GM Confidence: 5/5. In spite of a couple of curve-balls, everything proceeded more-or-less as expected.
A few points worth noting:
- I made the currently-unknown (to the characters) facts surrounding the familial ties between Rayna, Kenrick and Maykew an official Secret. But while Kenrick and Maykew both have a roll, it’s the father’s Secret they’re checking against, for potential uncovering. For this session, Maykew rolled a success; hence the “Oldtown” revelation.
- After the near-panic last session surrounding the party’s slower-than-expected progress, and my compensatory timeline adjustments, they pulled another surprise on me. We had already decided during the week to use one of their Preparation Points to bring in a pack animal (which Maykew’s player decided to go with the Ally instead), which would improve the situation. But at game-time, Dustan’s player decided to cast Quick March on everyone, doubling their travel speed—which basically had them moving ~50 miles in an extended day’s travel, which put them back on the original timing and would force me to set the calendar back again. As a result, some of the road content I had planned for that “extra” day got skipped—I didn’t want to shove all of it into the shorter period, lest it drag things out. I’ll just save those for later, maybe.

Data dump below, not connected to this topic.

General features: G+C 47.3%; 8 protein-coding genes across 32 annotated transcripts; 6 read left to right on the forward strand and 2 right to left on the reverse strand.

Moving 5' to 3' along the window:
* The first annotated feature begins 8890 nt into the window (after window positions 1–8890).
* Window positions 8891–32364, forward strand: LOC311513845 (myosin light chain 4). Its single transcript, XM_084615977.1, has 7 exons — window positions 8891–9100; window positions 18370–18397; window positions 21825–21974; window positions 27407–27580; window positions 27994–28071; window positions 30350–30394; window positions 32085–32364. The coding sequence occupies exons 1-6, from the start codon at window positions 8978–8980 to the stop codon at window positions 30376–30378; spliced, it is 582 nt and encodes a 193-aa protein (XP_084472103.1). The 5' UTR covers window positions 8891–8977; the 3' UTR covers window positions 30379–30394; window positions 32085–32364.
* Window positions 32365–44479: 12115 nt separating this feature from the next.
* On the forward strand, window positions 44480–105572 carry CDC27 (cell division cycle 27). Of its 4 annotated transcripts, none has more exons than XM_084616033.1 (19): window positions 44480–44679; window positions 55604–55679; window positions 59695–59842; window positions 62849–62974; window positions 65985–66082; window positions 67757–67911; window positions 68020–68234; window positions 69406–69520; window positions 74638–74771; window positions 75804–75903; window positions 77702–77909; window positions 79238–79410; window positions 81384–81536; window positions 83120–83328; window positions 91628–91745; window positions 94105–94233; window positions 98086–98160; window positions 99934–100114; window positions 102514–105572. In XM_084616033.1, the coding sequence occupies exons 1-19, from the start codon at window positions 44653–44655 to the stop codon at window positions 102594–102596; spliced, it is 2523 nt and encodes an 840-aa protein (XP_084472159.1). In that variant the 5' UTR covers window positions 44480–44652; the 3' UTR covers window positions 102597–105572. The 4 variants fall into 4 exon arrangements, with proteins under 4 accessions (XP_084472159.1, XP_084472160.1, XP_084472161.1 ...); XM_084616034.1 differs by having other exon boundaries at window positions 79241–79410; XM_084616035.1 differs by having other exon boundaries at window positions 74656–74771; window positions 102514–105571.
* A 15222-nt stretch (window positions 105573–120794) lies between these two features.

- The party arrived at Nobleham after nightfall and were quartered in a castle guest room, but a couple of the PCs decided to wander around and talk to whomever was stirring. I didn’t actually prep for that—not the talking, but the wandering the castle at night part—but it wasn’t a big deal; I just ran with it. However, as it turns out, a side-effect of the Quick March spell is, at the end of the “day,” the Subject(s) immediately take -10 FP and must sleep—they really all should have collapsed as soon as the opportunity presented.
- I really wanted the duel to be quick—I didn’t want to leave the other players thumb-twiddling for too long—and it worked out pretty well. Rayna got some good spotlight time.
- In spite of specific attention-drawing in my notes, I still keep forgetting to mention the damned weather (pre-rolled per day from Dungeon Fantasy 16). Plus I always intend to use the lighting function in Fantasy Grounds but keep forgetting, as usual.